Sidewalk's initial ideas – in a 220-page document made public Tuesday – show the company with an agenda that represents significant innovation in architecture, construction and urban design. Within the area it develops, private cars would be banned; streets would be served by autonomous vehicles and freight robots moving in underground tunnels. Intelligent signals would manage traffic on pedestrian-friendly streets; buildings would be designed to be highly flexible, constructed using modular units that are produced nearby. These would be home to a "radical" mix of offices, retail, residence and maker spaces, a blend which would challenge existing zoning and building-code regulations.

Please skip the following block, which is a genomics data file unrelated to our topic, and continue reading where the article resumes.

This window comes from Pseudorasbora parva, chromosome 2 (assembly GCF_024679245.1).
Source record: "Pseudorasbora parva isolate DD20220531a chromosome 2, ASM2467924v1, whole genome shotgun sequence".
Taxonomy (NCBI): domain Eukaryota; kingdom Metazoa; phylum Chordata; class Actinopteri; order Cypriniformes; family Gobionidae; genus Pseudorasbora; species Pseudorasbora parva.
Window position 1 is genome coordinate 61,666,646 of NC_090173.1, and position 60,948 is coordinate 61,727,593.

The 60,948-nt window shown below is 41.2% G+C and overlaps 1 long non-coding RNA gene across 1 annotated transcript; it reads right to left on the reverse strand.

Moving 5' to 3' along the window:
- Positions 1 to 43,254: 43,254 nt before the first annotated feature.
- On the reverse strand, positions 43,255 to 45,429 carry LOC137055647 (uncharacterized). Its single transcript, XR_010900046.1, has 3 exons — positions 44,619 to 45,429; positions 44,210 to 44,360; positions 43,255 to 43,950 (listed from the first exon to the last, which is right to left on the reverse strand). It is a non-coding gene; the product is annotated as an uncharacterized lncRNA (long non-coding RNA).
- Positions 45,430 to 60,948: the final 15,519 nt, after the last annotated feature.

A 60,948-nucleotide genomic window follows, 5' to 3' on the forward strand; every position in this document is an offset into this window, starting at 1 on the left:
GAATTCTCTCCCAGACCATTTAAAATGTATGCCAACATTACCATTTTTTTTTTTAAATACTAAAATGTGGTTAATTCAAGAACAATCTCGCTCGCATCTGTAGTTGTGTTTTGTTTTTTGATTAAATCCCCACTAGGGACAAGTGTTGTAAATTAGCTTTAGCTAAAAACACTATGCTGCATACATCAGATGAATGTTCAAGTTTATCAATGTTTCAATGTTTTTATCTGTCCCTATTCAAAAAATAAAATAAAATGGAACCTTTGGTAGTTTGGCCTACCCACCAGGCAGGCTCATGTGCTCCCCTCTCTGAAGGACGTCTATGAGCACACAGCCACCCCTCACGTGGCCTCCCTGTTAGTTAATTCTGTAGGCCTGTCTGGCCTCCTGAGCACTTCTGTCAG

Those buildings would be linked by an energy system that would reduce the district's energy consumption by 95 per cent below city regulations. And a "digital layer" would measure movements of people, energy, traffic and goods through the district.